United States District Court, District of Columbia
April 24, 2001
AMFAC RESORTS, L.L.C., PLAINTIFF,
UNITED STATES DEPARTMENT OF THE INTERIOR, ET AL., DEFENDANTS. NATIONAL PARK HOSPITALITY ASSN., PLAINTIFF, V. UNITED STATES DEPARTMENT OF THE INTERIOR, ET AL., DEFENDANTS. HAMILTON STORES, INC., PLAINTIFF, V. UNITED STATES DEPARTMENT OF THE INTERIOR, ET AL., DEFENDANTS. ARAMARK SPORTS AND ENTERTAINMENT SERVICES, INC., PLAINTIFF, V. UNITED STATES DEPARTMENT OF THE INTERIOR, ET AL., DEFENDANTS.
The opinion of the court was delivered by: Lamberth, District Judge.
MEMORANDUM AND ORDER
Now before the Court are several issues related to the
parties' access to and use of information. The plaintiffs seek
discovery of materials outside the administrative record, and
seek to share with their experts certain proprietary information
that is already in the record. The defendants oppose the
plaintiffs' motions for discovery, and demand a protective order
limiting the circumstances under which the plaintiffs' experts
may view portions of the administrative record. After a full
consideration of the parties' memoranda, the applicable law, and
for the following reasons, the Court DENIES the plaintiffs'
discovery motions, and GRANTS in part and DENIES in part the
defendants' motion for a protective order.
The plaintiffs in these cases have been concessioners at
various national parks throughout the United States for over 30
years. Although their concession contracts expire at the close
of this year, they are interested in continuing as
concessioners. To this end, they have been participating in the
National Park Service ("NPS") bidding process. It is this
process to which the plaintiffs object, and seek to reform by
the instant suit.
The plaintiffs' suits allege that the NPS's contracting
process violates the Administrative Procedure Act ("APA") and
the Tucker Act in that it
(1) denies the plaintiffs a preferred status in the
contract renewal process;
(2) undervalues the plaintiffs' capital investment in
their concession stores; and
(3) permits the NPS to review corporate transfers of
"any controlling interest in a concessioner."
See, e.g., Complaint for Aramark, Dec. 22, 2000, at 3, 18.
From the outset of these cases, a chief area of dispute has
been the information available to the plaintiffs. Although an
official administrative record has been filed with the Court,
the plaintiffs seek information beyond the record which they
believe bolsters their cases. Specifically, the plaintiffs seek
two main classes of information:*fn1 (1) information related
to the plaintiffs' preferred status in contract renewal, and (2)
information related the NPS's possessory interest valuation
With respect to the preferred status issue, the plaintiffs
claim that discovery is necessary to show that they are indeed
entitled to a preferred status in the contract renewal process.
The plaintiffs concede that their concession contracts do not
explicitly grant them such a status, but contend nonetheless
that it is an implied term in the contracts. Discovery of
information surrounding the contract
negotiations will show, allege the plaintiffs, that a preferred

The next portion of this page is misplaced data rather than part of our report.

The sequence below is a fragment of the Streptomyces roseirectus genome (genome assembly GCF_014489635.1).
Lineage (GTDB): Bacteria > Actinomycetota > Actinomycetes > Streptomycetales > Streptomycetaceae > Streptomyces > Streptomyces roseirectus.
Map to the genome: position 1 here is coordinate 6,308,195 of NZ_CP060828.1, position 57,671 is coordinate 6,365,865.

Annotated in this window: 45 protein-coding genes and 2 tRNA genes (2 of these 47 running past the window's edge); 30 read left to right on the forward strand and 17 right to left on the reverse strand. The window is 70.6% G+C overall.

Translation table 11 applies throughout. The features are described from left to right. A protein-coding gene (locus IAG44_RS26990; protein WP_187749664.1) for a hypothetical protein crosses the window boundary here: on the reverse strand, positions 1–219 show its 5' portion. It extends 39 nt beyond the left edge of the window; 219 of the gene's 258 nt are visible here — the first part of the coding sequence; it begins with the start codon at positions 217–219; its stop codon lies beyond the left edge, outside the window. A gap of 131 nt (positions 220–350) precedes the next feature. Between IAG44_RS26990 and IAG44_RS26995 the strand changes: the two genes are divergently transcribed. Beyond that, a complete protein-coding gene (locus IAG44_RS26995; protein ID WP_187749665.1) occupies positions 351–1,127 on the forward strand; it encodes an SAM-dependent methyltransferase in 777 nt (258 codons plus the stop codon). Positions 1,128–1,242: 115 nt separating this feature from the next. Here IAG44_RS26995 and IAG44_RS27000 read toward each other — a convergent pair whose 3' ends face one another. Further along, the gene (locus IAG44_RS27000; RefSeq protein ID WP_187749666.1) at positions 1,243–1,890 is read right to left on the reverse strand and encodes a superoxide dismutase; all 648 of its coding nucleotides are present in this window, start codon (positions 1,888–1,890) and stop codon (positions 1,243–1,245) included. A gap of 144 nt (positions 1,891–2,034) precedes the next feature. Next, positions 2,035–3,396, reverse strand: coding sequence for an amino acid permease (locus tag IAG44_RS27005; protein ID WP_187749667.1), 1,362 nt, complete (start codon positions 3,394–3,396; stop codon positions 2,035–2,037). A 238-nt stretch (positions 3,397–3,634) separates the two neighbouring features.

status was contemplated and agreed upon by the parties.
With regard to the valuation issue, the plaintiffs claim that
discovery is necessary to show that NPS's calculation of
franchise fees and possessory interests is arbitrary and
capricious. These calculations form an important part of the
concession contract negotiation process, and an understanding
how these values are calculated, argue the plaintiffs, is
essential to challenging their validity. Although the
administrative record includes a 13-page summary of the
valuation process, the plaintiffs still claim that further
information is necessary.
Besides seeking discovery, the plaintiffs also seek to share
the aforementioned 13-page summary with their experts.
Currently, the defendant argues that the summary contains
important proprietary information, and that any expert who views
it must agree never again to serve as an expert in a concession
contract case against the NPS. The plaintiffs argue that such a
condition prevents them from retaining an expert for their
cases. They therefore propose a protective order that would
permit limited disclosure to their experts.
A. The Plaintiffs' Demand for Discovery
Although the parties have characterized this as a discovery
dispute, it is more properly understood as a dispute over the
sufficiency of the administrative record. For, in cases brought
under the APA and the Tucker Act, judicial review is normally
confined to the administrative record.*fn2 Thus, any
discovery request is necessarily predicated on the notion that
the record is insufficient.*fn3 The Court below undertakes an
analysis of the plaintiffs' plea for extra-record discovery, and
finds that such discovery is not merited.
1. Judicial Review Under the Tucker Act and APA
By the text of the Administrative Procedure Act*fn4, a
court is to evaluate agency action by "review[ing] the whole
record or those parts of it cited by a party." 5 U.S.C. § 706.
On its face, this provision says nothing about whether a court
may look beyond the record to review an
agency action. Under long-standing precedent, however, judicial
review is ordinarily "confined to the administrative record."
See Texas Rural Legal Aid, Inc. v. Legal Servs. Corp.,
940 F.2d 685, 698 (D.C.Cir. 1991); see also Camp v. Pitts,
411 U.S. 138, 142, 93 S.Ct. 1241, 36 L.Ed.2d 106 (1973); Citizens